The Digital Markets, Competition and Consumers Bill currently working its way through the UK Parliament could see Meta (as well as Alphabet) labeled as holding Strategic Market Status (SMS) and therefore asked to financially contribute to content creators to ensure fair competition in the digital market. The amount paid would be decided under arbitration, with the Competition and Markets Authority issuing fines for companies who refuse to pay. Similar systems are under consideration in Malaysia, New Zealand, and the US; the EU already has a law in place that has led Google to sign revenue-sharing deals with more than 300 publishers.
Alphabet and Meta are pushing back, claiming that news isn’t even very valuable to them. On Google, news-related queries make up just 2 percent of Google Search, according to the company’s own statistics, while Meta said news stories make up just 3 percent of what people see in their feeds. Instead, according to Meta’s “widely viewed content report,” only 6.2 percent of content seen in feeds links to a source outside Facebook. However, other research contradicts those numbers. A Pew Research Center survey in 2021 showed half of US adults get news on social media at least some of the time.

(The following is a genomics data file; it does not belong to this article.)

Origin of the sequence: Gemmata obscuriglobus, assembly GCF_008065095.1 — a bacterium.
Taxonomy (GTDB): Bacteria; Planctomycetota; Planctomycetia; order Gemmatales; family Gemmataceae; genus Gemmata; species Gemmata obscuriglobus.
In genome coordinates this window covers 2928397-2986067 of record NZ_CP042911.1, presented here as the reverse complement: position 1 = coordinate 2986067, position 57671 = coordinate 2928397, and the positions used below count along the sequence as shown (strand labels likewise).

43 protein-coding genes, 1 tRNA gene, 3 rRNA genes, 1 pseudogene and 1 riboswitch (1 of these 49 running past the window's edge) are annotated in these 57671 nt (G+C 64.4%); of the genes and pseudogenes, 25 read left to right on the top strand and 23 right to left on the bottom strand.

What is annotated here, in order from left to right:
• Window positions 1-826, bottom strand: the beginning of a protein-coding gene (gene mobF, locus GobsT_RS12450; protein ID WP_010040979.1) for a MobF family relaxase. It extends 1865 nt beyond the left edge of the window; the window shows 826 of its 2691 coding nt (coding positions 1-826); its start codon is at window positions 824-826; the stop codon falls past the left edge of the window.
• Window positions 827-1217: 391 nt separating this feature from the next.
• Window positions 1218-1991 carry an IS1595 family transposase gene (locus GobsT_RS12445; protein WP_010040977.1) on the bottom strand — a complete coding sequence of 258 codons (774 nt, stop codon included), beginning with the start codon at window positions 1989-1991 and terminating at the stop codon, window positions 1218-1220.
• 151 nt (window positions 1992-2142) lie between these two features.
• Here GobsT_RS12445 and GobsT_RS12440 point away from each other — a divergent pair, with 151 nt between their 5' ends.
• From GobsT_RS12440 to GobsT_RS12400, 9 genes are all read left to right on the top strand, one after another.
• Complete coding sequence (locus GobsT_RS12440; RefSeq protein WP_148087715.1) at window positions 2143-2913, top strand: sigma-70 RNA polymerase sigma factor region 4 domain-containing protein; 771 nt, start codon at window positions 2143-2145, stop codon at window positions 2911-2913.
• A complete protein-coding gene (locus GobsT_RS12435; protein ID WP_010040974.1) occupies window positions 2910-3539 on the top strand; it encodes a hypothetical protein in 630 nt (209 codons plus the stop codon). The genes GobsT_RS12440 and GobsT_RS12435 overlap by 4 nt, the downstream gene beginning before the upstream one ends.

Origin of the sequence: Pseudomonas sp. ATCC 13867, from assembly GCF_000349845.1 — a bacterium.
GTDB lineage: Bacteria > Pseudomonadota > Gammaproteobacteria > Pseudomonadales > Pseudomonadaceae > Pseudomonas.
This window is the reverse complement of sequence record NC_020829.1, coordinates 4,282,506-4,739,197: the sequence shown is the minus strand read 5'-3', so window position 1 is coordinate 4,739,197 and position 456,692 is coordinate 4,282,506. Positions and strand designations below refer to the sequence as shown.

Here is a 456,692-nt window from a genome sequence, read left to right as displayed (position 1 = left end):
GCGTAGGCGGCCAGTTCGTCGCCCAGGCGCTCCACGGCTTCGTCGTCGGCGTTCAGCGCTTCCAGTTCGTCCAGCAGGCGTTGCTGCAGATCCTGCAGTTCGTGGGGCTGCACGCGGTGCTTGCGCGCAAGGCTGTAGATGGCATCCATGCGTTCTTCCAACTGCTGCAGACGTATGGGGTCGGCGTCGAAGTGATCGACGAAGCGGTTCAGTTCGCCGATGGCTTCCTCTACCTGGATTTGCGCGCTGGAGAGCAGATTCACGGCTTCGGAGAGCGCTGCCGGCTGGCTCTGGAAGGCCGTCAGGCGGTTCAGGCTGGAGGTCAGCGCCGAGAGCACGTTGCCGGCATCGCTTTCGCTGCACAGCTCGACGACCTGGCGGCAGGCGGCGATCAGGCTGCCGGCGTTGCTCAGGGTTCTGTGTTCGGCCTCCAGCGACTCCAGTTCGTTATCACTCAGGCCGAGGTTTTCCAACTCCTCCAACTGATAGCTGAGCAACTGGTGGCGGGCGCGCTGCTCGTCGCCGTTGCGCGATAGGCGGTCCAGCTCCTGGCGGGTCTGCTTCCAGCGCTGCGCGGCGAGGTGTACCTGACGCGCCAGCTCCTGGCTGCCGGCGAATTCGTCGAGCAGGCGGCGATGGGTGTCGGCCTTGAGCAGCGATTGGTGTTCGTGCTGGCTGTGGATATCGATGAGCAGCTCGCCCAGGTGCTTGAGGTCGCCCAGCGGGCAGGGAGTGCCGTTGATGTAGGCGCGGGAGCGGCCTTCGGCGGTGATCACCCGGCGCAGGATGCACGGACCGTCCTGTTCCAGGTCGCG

In Canada, Jean-Hugues Roy, a researcher at Université du Québec à Montréal (UQAM), used Meta’s CrowdTangle tool to find out what people were seeing on Facebook after the news ban. What he found was largely clickbait, family posts, and recipes. “One quickly gets bored,” he says.
Although he didn’t find evidence that disinformation was filling the vacuum left by news—as some had predicted—he wasn’t entirely reassured. “Since Meta has started to remove news content, I realize that clickbait can be more toxic than I previously thought,” he says. He found examples where news stories that had been banned from the platform had been repackaged by clickbait sites. “Some news percolates, but through pseudo media organizations that feed on news articles and spike them with made-up details and sensational titles,” he says.
For news organizations, Meta’s erratic news strategy shows the fragility of their decades-long pact. Traditional media has relied on digital platforms for distribution, handing over huge amounts of power to tech companies.
News might make up small percentages of eyeballs for Google and Facebook, but those scraps of referral traffic and spare millions in donations and revenue-sharing certainly helped the struggling media industry. But after years of flip-flopping, killing projects, and now banning links and pulling funding, Meta has made clear that Facebook isn’t a dependable distributor for news.
“Somewhere on the way, many news organizations lost touch with their audiences,” Ganter says. “It will require some deep work to disintermediate the relationships with their audiences—or to create new platforms where audiences and news organizations can meet on terms that are less disadvantageous for journalism.”